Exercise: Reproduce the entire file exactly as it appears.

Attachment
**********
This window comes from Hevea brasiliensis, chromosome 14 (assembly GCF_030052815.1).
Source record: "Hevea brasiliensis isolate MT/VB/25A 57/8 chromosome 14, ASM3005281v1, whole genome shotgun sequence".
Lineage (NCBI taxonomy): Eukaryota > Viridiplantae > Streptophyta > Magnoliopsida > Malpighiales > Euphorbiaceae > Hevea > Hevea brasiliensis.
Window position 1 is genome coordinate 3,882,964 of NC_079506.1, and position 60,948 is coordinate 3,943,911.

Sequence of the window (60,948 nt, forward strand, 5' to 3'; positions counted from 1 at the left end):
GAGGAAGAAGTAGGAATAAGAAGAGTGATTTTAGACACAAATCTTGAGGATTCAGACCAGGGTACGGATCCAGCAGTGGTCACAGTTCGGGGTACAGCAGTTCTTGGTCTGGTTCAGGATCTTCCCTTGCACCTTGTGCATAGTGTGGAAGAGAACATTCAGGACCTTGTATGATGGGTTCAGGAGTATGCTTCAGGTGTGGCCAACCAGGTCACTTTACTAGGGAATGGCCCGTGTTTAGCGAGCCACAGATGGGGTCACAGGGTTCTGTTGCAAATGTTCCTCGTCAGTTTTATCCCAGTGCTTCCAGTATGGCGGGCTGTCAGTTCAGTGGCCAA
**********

This window comes from Hevea brasiliensis, chromosome 14 (assembly GCF_030052815.1).
Source record: "Hevea brasiliensis isolate MT/VB/25A 57/8 chromosome 14, ASM3005281v1, whole genome shotgun sequence".
Lineage (NCBI taxonomy): Eukaryota > Viridiplantae > Streptophyta > Magnoliopsida > Malpighiales > Euphorbiaceae > Hevea > Hevea brasiliensis.
Window position 1 is genome coordinate 3,882,964 of NC_079506.1, and position 60,948 is coordinate 3,943,911.

Sequence of the window (60,948 nt, forward strand, 5' to 3'; positions counted from 1 at the left end):
GAGGAAGAAGTAGGAATAAGAAGAGTGATTTTAGACACAAATCTTGAGGATTCAGACCAGGGTACGGATCCAGCAGTGGTCACAGTTCGGGGTACAGCAGTTCTTGGTCTGGTTCAGGATCTTCCCTTGCACCTTGTGCATAGTGTGGAAGAGAACATTCAGGACCTTGTATGATGGGTTCAGGAGTATGCTTCAGGTGTGGCCAACCAGGTCACTTTACTAGGGAATGGCCCGTGTTTAGCGAGCCACAGATGGGGTCACAGGGTTCTGTTGCAAATGTTCCTCGTCAGTTTTATCCCAGTGCTTCCAGTATGGCGGGCTGTCAGTTCAGTGGCCAA